order to register as a sender with EDAPP at all, and ISPs
can choose to accept mail meeting these standards, or to
require stricter standards for EDAPP mail - the ISPs really
like this, as mail coming through the EDAPP system is
whitelisted and delivered on arrival, rather than being run
through a gamut of spam filters and checks.
The system is also virtually unspoofable, yet requires no
new hardware or software, making it easy and cost-efficient
to use both as a sender, and as a receiver.
Q: What are your best recommendations about handling,
managing, and filtering SPAM?
A: First and foremost: if you have users on your system, you
should never *ever* discard any email addressed to them, no
matter how spammy it looks, unless you have explicitly told
them that this is part of your process, and they have
affirmatively agreed to it. As receivers draw their spam
filters ever tighter (and who can blame them?) the false
positive problem - that of legitimate mail being erroneously
blocked, bounced, or junkfoldered as spam, is increasing
right along with the level of spam. And just as with spam,
false positives can have devastating consequences.
Macslash.com lost their domain when their ISP blocked their
registrar's domain renewal notice as "spam". The Mac
publication "TidBITS" had one issue go undelivered to
thousands of their online subscribers because the word
"Viagra" appeared in a review of a handheld device's
spam-filtering capabilities. Imagine the consequences of
advice from attorney to client, or doctor to patient, being
blocked as spam - and to compound matters, not only does the
recipient never get their mail, but often the sender has no
idea that it was not delivered, so operates on the
assumption that their email was received. So the lesson here
is to never simply discard mail, which your system tags as
spam – always make it available to the end users somewhere,
unless they have agreed to rely on your judgement regarding
what is spam and what isn't.
Second, and consistent with the industry standards which
came out of Email Deliverability Summit II (available at
http://www.isipp.com/standards.php), if you are a
service provider, post somewhere publicly, and clearly, what
your spam policies are, and what your requirements are for
acceptance of incoming email, and apply them consistently.
In fact, all of the standards are very good measures with
respect to both spam and deliverability issues.
Third, I recently heard Meng Weng Wong, one of the founders
of POBox.com, talk about SPF, for which he is a strong
advocate. I think that it makes a great deal of sense, and
it is trivial to implement. Your readers can find out more
about setting up SPF at
Finally, although this seems long-term, rather than
short-term, it's really not: get involved in legislative
efforts. As has been seen in the past week in the States,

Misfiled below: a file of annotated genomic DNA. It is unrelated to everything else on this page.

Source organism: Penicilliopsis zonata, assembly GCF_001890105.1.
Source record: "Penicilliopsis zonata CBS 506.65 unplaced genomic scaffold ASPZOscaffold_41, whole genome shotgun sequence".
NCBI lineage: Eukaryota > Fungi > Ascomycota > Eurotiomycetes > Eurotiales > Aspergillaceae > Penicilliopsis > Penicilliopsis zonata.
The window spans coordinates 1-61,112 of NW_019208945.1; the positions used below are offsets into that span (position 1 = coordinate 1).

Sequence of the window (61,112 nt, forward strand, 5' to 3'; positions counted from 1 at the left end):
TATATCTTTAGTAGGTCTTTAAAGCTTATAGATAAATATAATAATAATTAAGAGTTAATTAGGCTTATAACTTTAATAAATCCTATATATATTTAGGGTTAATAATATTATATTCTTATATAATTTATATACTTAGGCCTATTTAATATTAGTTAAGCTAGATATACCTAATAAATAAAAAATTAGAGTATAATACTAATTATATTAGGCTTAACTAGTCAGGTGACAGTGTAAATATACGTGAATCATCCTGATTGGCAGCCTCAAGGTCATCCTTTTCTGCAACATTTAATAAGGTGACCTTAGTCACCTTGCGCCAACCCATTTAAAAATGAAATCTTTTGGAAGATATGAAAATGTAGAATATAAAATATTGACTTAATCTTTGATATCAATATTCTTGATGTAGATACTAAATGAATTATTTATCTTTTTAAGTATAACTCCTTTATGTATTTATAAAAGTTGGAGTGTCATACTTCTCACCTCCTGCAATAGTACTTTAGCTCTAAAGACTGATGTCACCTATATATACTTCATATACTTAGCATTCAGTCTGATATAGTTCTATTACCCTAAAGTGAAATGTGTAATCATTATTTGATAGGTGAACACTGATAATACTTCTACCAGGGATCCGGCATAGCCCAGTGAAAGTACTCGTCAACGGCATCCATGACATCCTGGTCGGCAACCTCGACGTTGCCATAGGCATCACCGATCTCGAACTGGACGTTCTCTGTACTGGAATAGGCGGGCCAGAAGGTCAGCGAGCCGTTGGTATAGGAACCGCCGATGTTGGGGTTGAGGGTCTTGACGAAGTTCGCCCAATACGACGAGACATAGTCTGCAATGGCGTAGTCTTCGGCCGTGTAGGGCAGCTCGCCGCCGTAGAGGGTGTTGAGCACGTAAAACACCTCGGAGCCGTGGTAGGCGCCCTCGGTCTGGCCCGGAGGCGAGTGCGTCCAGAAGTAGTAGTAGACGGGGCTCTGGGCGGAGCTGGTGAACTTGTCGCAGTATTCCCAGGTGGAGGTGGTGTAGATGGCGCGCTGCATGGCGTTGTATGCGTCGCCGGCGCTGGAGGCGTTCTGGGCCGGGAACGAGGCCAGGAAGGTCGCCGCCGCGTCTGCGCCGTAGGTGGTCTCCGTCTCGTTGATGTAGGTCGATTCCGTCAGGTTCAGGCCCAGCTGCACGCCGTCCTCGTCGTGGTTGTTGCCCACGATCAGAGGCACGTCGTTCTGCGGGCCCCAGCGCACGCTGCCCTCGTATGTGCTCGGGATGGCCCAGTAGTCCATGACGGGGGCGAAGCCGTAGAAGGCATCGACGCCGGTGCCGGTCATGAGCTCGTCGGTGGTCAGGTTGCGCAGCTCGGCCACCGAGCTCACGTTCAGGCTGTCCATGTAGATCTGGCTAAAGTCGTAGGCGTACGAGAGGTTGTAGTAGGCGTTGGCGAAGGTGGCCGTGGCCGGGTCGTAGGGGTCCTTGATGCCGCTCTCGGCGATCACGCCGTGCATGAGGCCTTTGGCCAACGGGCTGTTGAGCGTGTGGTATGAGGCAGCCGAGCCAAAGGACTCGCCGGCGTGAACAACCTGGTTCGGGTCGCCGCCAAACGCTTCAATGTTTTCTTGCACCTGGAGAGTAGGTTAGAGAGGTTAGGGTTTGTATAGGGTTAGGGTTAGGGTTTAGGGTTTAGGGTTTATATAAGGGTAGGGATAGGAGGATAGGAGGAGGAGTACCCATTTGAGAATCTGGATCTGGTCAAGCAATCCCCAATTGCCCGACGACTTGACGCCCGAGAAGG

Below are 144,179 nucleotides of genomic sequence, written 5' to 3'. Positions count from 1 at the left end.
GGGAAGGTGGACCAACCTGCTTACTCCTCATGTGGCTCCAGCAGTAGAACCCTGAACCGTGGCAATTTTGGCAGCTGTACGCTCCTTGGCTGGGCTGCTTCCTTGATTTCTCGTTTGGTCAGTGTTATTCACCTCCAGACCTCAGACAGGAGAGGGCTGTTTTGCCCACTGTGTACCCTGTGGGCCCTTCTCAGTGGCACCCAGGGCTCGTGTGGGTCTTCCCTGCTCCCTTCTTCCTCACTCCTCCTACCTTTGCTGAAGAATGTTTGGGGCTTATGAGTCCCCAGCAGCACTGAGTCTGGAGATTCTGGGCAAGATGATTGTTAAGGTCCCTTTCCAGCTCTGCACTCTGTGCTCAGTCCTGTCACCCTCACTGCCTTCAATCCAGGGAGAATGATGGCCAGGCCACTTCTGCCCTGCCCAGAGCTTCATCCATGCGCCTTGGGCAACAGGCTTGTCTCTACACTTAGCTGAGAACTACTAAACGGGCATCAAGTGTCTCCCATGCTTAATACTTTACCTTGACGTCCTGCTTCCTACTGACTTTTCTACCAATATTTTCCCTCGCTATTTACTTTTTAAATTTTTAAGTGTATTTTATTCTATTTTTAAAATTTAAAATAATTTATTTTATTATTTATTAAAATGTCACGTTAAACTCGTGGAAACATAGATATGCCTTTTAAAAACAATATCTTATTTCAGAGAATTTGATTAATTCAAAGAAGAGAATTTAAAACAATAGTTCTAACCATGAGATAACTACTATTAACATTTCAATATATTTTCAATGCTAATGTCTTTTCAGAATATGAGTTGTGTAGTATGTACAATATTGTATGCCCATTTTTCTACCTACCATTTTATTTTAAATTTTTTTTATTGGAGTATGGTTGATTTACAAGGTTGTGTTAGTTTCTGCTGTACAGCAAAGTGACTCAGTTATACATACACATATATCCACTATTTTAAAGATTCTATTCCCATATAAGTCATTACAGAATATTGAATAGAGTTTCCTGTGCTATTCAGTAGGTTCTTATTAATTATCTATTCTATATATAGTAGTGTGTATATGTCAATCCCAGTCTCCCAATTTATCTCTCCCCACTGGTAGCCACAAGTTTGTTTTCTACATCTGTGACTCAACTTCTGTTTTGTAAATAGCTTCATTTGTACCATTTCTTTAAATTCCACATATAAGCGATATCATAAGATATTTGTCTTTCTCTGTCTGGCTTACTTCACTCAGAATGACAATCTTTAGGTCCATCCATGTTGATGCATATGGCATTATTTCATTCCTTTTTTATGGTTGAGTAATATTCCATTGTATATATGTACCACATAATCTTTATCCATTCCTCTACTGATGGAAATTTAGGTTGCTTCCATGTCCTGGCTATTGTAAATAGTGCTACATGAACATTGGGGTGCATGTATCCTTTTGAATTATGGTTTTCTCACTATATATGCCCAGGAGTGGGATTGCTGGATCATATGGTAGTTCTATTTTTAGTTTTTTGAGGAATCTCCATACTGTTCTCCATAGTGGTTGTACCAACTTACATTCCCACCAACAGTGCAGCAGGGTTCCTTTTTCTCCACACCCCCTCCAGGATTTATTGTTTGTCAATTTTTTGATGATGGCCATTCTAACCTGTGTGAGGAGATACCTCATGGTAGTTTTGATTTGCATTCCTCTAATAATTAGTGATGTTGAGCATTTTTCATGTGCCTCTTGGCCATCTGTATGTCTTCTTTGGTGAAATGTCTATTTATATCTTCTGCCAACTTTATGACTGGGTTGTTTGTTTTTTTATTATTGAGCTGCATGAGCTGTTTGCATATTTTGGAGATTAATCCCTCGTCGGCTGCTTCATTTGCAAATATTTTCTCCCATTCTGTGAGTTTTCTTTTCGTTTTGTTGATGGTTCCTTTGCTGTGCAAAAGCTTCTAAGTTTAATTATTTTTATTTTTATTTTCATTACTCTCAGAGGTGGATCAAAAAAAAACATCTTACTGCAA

there is a groundswell, and anti-spam resolutions and laws
*will be* (and are being) adopted. They will either be good,
or bad, and this is one of those cases where those in the
trenches really can make a difference, because the policy
and law makers don't have all of the data, and they *know*
that they don't have all of the data - they are willing,
indeed eager, to listen to constituents who know wherefrom
Q: How does your family view your work?
A: My husband constantly jokes "a Stanford law degree and
you keep working for causes with no money…what a waste". But
he really is just kidding - my family is extremely
supportive, and very pleased about what I do, and have done
previously. They're very proud of what I and those with whom
I have worked have accomplished, as am I, and it's important
to remember that aspect of it: those with whom I have worked
- as often as not I am simply the catalyst - I may get the
people together, but they are the ones who have to take it
from there, as is the case with the Email Management
Roundtable, and Email Deliverability Summits I and II.
Q: What aspects of your work motivate you to do what you do?
A: When I was more involved in fathers' rights advocacy, it
was - and I know that this sounds cliché - it was knowing
that I was actually making a difference in the lives of
children - that if I could help even one child to have their
father in their lives when they otherwise would not have, I
knew that I had forever changed that child's life for the
With my anti-spam work, it is knowing that I am uniquely
situated to really make a difference - I have the great
fortune to have the right background, credentials, and
experience to be able to go places others may not, to gain
access to decision makers and policy makers, and to bring
people together who might otherwise not ever hear what one
another has to say. I speak many languages: legal, policy,
legislative, and anti-spam - that's rare, and I'm very glad
to be able to contribute my skills in this way.